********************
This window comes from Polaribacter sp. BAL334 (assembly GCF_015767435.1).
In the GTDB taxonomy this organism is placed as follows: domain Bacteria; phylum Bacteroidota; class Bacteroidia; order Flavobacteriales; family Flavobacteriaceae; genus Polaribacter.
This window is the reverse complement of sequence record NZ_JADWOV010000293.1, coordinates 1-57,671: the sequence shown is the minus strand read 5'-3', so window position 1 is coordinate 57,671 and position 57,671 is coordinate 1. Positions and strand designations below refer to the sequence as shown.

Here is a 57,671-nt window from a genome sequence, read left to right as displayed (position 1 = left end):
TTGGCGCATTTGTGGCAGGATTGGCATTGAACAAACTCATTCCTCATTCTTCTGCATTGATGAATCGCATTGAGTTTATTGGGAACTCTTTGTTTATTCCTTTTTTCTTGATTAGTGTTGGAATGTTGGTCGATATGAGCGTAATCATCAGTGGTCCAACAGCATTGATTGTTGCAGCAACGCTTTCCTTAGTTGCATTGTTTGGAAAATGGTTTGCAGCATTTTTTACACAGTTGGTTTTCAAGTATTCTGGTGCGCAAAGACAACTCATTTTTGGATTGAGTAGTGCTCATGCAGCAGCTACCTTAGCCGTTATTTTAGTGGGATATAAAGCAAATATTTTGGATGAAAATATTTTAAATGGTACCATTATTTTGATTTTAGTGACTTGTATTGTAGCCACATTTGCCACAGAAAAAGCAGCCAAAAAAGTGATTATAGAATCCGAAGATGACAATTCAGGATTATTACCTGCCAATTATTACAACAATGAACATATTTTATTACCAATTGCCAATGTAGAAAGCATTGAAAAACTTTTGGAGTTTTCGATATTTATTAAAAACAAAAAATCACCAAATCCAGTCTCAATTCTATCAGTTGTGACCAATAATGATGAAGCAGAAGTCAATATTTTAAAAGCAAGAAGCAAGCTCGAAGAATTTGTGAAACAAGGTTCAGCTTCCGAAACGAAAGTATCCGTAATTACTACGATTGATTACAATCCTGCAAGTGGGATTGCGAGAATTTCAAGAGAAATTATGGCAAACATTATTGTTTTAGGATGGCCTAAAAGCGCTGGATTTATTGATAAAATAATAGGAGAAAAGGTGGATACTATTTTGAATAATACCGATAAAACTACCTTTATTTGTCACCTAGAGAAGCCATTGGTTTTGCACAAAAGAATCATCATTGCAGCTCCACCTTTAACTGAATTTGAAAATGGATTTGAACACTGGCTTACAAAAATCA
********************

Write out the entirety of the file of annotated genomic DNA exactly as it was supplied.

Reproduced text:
This window comes from Polaribacter sp. BAL334 (assembly GCF_015767435.1).
In the GTDB taxonomy this organism is placed as follows: domain Bacteria; phylum Bacteroidota; class Bacteroidia; order Flavobacteriales; family Flavobacteriaceae; genus Polaribacter.
This window is the reverse complement of sequence record NZ_JADWOV010000293.1, coordinates 1-57,671: the sequence shown is the minus strand read 5'-3', so window position 1 is coordinate 57,671 and position 57,671 is coordinate 1. Positions and strand designations below refer to the sequence as shown.

Here is a 57,671-nt window from a genome sequence, read left to right as displayed (position 1 = left end):
TTGGCGCATTTGTGGCAGGATTGGCATTGAACAAACTCATTCCTCATTCTTCTGCATTGATGAATCGCATTGAGTTTATTGGGAACTCTTTGTTTATTCCTTTTTTCTTGATTAGTGTTGGAATGTTGGTCGATATGAGCGTAATCATCAGTGGTCCAACAGCATTGATTGTTGCAGCAACGCTTTCCTTAGTTGCATTGTTTGGAAAATGGTTTGCAGCATTTTTTACACAGTTGGTTTTCAAGTATTCTGGTGCGCAAAGACAACTCATTTTTGGATTGAGTAGTGCTCATGCAGCAGCTACCTTAGCCGTTATTTTAGTGGGATATAAAGCAAATATTTTGGATGAAAATATTTTAAATGGTACCATTATTTTGATTTTAGTGACTTGTATTGTAGCCACATTTGCCACAGAAAAAGCAGCCAAAAAAGTGATTATAGAATCCGAAGATGACAATTCAGGATTATTACCTGCCAATTATTACAACAATGAACATATTTTATTACCAATTGCCAATGTAGAAAGCATTGAAAAACTTTTGGAGTTTTCGATATTTATTAAAAACAAAAAATCACCAAATCCAGTCTCAATTCTATCAGTTGTGACCAATAATGATGAAGCAGAAGTCAATATTTTAAAAGCAAGAAGCAAGCTCGAAGAATTTGTGAAACAAGGTTCAGCTTCCGAAACGAAAGTATCCGTAATTACTACGATTGATTACAATCCTGCAAGTGGGATTGCGAGAATTTCAAGAGAAATTATGGCAAACATTATTGTTTTAGGATGGCCTAAAAGCGCTGGATTTATTGATAAAATAATAGGAGAAAAGGTGGATACTATTTTGAATAATACCGATAAAACTACCTTTATTTGTCACCTAGAGAAGCCATTGGTTTTGCACAAAAGAATCATCATTGCAGCTCCACCTTTAACTGAATTTGAAAATGGATTTGAACACTGGCTTACAAAAATCA